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Do You Need an Emergency Fund and a Rainy-Day Fund?


Do you need to have a separate rainy-day fund and emergency fund? In an effort to simplify their money, people sometimes consolidate their accounts. This is OK in many instances, but it’s important to remember that rainy day funds and emergency funds serve different purposes. Additionally, it’s important to have not just one, but both funds available to tap into as needed.

Why have a rainy-day fund?

Say your washing machine decides to suddenly quit on you and needs replacing. You’re now looking at an extra expense that can run anywhere from $350-$850 (or more). Where are you going to get that kind of money in a pinch? According to a Federal Reserve Board report, if you’re like 44% of Americans, you’ll need to sell something you own or borrow money to fund such an unexpected expense. Or, you might choose to charge the purchase to a credit card, which means you’ll pay extra in interest, and the cost of the new machine will be haunting you for months — or even years — to come. Either way, a surprise expense of a few hundred dollars can be enough to send you into a tailspin of debt.


Is there a solution?

Here’s where your rainy-day fund comes in. It’s a small savings account created just for these types of small expenses that you know will crop up on occasion. You’ll tap into your fund to pay for minor household and car repairs, to cover the cost of summer camp for your child, or to replace your broken kitchen table. When you have a way to fund these small financial hiccups, they won’t have as much of a chance to disrupt your financial health.


Why have an emergency fund?

In contrast to your rainy-day fund, an emergency fund is for much larger expenses. It should have enough padding to keep you afloat even if you experience a major unexpected disruption in your life, like a divorce, job loss, or illness. Without an emergency fund, you can be left scrambling to pay your bills, and quickly end up in a debt trap that can last years.


How much money should be in each fund?

Your rainy-day fund, created for minor expenses, only needs to hold $500-$1,000. That should be enough to tide you over in the event of a small, unfixed expense.

Sometimes, you may be able to anticipate these expenses and save up for them accordingly. For example, if you know your child will need braces next year or that your HVAC system will need replacing in a year or two, you can build up your rainy-day fund over the next several months until it has enough to fund these anticipated expenses.

Your emergency fund, however, should be positioned to pull you through major financial crises. That’s why you will need to have a lot more money in the account. Ideally, it should hold 3-6 months’ worth of your living expenses. This value will vary according to circumstance and can be anywhere from $3,000-$10,000, or more.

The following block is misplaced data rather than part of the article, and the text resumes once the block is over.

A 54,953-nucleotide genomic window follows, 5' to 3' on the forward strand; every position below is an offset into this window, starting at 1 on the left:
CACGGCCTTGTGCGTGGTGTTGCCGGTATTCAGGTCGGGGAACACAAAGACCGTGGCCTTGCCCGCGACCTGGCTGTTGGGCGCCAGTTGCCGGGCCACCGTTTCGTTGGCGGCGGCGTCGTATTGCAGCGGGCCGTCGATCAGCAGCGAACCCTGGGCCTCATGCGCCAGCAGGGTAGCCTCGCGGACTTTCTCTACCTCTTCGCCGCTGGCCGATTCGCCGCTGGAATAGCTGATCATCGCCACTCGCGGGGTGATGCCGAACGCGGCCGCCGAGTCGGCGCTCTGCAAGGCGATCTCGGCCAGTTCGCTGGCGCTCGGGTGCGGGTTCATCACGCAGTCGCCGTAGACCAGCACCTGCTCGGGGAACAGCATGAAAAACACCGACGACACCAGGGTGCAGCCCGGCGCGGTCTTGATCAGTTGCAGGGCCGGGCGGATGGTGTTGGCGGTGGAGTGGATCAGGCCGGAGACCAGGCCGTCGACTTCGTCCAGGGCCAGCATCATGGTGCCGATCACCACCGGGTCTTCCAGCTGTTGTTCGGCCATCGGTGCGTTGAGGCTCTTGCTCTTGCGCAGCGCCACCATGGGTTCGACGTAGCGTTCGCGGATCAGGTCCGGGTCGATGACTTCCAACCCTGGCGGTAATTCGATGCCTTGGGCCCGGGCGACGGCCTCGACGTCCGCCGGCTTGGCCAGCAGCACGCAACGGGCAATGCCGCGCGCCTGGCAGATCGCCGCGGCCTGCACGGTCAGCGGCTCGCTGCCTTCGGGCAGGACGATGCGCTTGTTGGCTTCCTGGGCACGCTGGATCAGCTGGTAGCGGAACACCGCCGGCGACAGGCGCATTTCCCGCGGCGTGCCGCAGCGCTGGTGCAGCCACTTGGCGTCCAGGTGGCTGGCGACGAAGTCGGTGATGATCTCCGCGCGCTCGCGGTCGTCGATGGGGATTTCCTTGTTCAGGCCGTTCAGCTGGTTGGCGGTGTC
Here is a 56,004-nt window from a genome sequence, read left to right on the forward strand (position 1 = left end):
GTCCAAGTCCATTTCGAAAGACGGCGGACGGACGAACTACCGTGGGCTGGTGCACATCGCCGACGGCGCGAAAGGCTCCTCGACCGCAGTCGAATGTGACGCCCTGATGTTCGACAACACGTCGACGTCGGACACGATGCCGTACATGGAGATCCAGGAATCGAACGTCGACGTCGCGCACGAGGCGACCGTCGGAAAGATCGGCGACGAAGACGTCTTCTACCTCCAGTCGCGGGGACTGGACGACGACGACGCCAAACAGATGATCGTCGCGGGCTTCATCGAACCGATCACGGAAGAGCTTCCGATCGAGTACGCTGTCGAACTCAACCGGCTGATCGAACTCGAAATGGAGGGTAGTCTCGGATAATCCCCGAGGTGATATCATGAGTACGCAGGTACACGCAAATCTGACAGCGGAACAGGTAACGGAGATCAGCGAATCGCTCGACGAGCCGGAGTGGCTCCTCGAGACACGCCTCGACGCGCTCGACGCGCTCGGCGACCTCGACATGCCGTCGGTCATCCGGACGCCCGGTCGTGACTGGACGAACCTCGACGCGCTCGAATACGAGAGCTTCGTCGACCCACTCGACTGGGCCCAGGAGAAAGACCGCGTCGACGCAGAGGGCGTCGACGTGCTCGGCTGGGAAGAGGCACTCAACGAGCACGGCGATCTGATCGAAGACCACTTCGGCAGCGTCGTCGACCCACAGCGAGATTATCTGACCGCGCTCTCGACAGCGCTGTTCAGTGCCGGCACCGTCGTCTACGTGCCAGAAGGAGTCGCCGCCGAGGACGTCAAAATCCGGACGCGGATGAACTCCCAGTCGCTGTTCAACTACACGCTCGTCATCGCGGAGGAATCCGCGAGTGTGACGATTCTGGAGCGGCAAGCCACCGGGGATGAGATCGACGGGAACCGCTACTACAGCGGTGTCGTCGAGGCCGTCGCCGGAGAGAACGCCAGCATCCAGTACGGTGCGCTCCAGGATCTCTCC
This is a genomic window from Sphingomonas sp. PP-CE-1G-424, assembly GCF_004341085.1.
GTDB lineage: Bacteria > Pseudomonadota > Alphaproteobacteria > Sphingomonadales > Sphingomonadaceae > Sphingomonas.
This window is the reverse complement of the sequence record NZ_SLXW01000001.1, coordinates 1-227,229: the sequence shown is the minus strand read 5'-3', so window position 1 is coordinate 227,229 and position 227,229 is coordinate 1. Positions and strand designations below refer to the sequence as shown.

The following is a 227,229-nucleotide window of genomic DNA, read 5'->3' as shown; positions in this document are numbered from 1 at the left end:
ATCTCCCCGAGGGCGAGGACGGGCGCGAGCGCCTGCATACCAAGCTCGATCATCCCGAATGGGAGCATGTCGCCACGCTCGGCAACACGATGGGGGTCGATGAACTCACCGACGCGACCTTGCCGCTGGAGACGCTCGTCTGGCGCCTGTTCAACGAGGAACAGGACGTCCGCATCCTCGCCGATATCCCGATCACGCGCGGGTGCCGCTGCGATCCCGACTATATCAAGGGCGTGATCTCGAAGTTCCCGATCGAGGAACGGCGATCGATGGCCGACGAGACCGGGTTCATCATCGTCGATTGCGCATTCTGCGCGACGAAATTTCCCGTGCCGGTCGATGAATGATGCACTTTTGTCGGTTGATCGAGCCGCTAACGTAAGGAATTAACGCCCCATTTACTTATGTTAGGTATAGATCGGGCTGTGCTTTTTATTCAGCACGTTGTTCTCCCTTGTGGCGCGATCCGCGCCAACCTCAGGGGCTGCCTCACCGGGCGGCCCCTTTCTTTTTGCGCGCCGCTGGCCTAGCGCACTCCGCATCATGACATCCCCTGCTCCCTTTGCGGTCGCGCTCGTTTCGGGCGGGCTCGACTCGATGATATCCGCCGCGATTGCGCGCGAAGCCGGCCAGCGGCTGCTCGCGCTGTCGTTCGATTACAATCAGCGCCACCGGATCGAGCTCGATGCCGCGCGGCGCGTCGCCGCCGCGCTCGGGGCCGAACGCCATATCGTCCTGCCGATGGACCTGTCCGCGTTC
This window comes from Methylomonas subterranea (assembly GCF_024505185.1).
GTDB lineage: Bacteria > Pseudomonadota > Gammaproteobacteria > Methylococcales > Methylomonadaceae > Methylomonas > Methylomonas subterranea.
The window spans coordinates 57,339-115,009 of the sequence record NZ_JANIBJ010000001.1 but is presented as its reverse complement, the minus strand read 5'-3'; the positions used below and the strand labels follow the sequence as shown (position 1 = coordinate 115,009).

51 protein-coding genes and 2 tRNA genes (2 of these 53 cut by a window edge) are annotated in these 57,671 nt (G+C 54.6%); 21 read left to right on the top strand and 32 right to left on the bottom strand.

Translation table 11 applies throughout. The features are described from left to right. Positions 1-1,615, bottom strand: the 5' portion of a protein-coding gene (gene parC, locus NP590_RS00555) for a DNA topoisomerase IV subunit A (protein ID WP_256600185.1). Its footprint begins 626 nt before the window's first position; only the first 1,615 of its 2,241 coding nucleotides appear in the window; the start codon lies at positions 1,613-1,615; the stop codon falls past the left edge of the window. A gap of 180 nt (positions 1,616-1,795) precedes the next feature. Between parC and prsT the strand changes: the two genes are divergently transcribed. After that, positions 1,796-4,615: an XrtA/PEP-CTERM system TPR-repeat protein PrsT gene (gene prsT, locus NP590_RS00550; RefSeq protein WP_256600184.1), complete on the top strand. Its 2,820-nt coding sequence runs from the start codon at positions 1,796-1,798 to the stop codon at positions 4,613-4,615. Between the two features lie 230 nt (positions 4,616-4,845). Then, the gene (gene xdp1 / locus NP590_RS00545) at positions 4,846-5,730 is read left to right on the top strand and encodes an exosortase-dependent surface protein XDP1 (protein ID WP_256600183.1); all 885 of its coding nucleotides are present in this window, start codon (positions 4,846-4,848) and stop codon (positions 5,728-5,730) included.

Where should I keep these funds?

The cash in both of these funds needs to be easily accessible. Don’t lock the money up in a savings certificate or another long-term savings account that will make it difficult and/or expensive to withdraw when the need arises.

Your MyLife Savings Account is a perfect home for both your rainy-day fund, and your emergency fund. Your money is always safe here, and you will even get an extra savings boost on your first $500. Best of all, you’re free to withdraw your funds without penalty whenever you need to do so.


How can I build my funds?

You’re convinced: You need an emergency fund and a rainy-day fund. But how are you going to get the money for both? If you’ve never saved up for unexpected expenses before, the prospect of doing so can be daunting. No worries, though. With a bit of discipline and hard work it can be done! Use these three tips to build your funds:

  1. Start a side hustle. Freelance for hire, take online surveys for spare cash, or accept a seasonal position. Keep all or most of the extra money you pull in for your funds, making equal contributions to each.
  2. Trim your budget. Take a long hard look at where your money goes each month and choose your biggest money-gobbler to be removed. Use the money you save for your funds.
  3. Make it automatic. Set up an automatic transfer from your checking account to your savings accounts, so your funds grow on autopilot and are less tempting to use for fun.


It may be some time before your funds are fully padded, but that’s OK. It takes time to save up that kind of money, and hopefully you won’t need to tap into your savings until you’ve successfully built your funds. Also, you won’t need to stick to your tightened budget or keep your extra job forever; you can drop both as soon as your funds are built, taking them up again only when the money in one of them is depleted. Start setting up your rainy-day and emergency funds today, and you’ll sleep better at night knowing you’re prepared for any financial eventuality.